I was sitting at a coffee shop today I was disappointed I forgot to ask for the wifi key. Now I could totally sit here and crack the WEP key, but that takes precious CPU and battery life and well, I just wasn’t that interested in getting the tools to compile for my Mac. This led me to wax poetic about the days I used to have a tether to my iPhone 3G and I thought … “Man, I would sure like to be able to tether again;” but the last time, that didn’t go over so well. The last time I installed the tethering packages from Cydia, I lost access to voicemail for 2 weeks, couldn’t get them to uninstall, yada-yada-yada, annoying experience. But today, I actually had time to think about how to solve this issue and then it hit me: I’m a moron, I should have seen this last year. Five minutes later, I was on the net.

At the very basic level, tethering is nothing more than providing a way to share your phone’s connection to the internet. I’ve been using a similar tool for years to do the same sort of thing, ssh. So why not just use that again? For all you hackers out there, he’s the quick and dirty in 10 easy steps:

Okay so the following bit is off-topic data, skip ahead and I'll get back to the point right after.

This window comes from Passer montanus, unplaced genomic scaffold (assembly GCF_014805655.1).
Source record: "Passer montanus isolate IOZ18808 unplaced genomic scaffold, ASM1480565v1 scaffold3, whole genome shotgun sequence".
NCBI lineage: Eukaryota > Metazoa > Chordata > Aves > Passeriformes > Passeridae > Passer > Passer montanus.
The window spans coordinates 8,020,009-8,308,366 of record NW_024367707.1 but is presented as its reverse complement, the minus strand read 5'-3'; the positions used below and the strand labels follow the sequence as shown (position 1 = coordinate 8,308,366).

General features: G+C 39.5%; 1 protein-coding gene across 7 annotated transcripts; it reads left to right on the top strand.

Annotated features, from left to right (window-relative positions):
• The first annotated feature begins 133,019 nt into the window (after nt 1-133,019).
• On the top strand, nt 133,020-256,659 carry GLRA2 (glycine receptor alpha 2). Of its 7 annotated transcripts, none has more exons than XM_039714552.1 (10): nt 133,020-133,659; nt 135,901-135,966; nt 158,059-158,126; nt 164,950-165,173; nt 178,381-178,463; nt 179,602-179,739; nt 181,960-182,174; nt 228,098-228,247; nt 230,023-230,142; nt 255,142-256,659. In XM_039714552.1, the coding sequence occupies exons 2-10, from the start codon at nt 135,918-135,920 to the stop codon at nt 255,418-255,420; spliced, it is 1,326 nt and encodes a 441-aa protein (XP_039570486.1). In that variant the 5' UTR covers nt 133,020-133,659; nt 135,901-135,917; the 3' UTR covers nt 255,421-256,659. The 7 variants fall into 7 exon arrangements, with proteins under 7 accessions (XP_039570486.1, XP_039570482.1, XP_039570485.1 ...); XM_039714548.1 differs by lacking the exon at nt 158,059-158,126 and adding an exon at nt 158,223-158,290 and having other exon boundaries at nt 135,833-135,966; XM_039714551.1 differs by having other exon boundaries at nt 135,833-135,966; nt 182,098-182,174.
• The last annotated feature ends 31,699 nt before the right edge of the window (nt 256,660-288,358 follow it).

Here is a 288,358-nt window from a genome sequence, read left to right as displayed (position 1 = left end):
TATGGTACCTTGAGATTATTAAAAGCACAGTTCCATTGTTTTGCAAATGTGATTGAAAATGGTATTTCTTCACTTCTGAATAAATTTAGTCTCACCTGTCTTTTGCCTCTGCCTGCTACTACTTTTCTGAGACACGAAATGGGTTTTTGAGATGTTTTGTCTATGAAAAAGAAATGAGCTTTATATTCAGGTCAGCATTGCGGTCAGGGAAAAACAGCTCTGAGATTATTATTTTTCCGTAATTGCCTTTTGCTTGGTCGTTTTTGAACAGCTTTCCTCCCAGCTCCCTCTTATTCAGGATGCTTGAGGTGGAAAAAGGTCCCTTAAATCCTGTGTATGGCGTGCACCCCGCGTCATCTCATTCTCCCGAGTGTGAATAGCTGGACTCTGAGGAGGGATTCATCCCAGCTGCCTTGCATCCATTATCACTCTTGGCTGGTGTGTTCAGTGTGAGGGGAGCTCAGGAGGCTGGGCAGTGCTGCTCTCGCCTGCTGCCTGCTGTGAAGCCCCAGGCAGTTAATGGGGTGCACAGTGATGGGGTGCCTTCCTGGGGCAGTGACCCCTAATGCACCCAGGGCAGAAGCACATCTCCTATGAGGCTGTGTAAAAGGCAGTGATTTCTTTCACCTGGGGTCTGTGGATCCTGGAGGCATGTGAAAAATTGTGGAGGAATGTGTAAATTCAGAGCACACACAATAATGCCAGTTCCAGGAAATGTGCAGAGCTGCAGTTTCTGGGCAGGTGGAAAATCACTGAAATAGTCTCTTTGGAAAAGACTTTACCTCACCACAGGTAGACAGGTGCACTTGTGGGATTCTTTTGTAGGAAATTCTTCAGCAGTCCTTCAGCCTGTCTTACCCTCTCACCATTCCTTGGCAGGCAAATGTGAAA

1. Jail-break your iPhone.  I recommend any of the following the procedures here
  2. Install SSH using Cydia
  3. Setup a computer-to-computer network in whatever capacity you like (yea Mac!)
  4. Join your iPhone to the computer-to-computer network
  5. Open up a terminal and ping the broadcast address to find you iPhone (or whatever other method you want to find the IP address of the Iphone)
  6. SSH over to your iPhone and change your password and install a public-private key pair
  7. SSH back over to your iPhone using a command like this `ssh root@<iphone_ip> -D8080` to setup a SOCKS proxy tunnel
  8. Setup your web browser to use a SOCKS proxy using any way you like (examples here)
  9. Open your iPhone and go to some web-page to get a 3G data IP address
  10. Start surfing the web on your “tethered” iphone

That’s all there is to it.  Now you can “tether” your iPhone, share the connection, whatever you want.  Oh, and AT&T can’t actually “tell” you’re tethering without some effort.  Now there are obviously more things you can do to make life easier like:

  • Installing the SSH reconnection tool
  • Disabling SSH timeouts with
  • Automatically connecting the Data IP address when you SSH

However, those are left as an exercise to the reader.  Don’t you hate it when people do that?  I know I do.  Friggen jerks.

One Comment

  1. Someon says:

    Hi. I have been hacked lately through my email and the guy who did this is now threatening me with the information he has gathered through my email. Well, I want to hire you.

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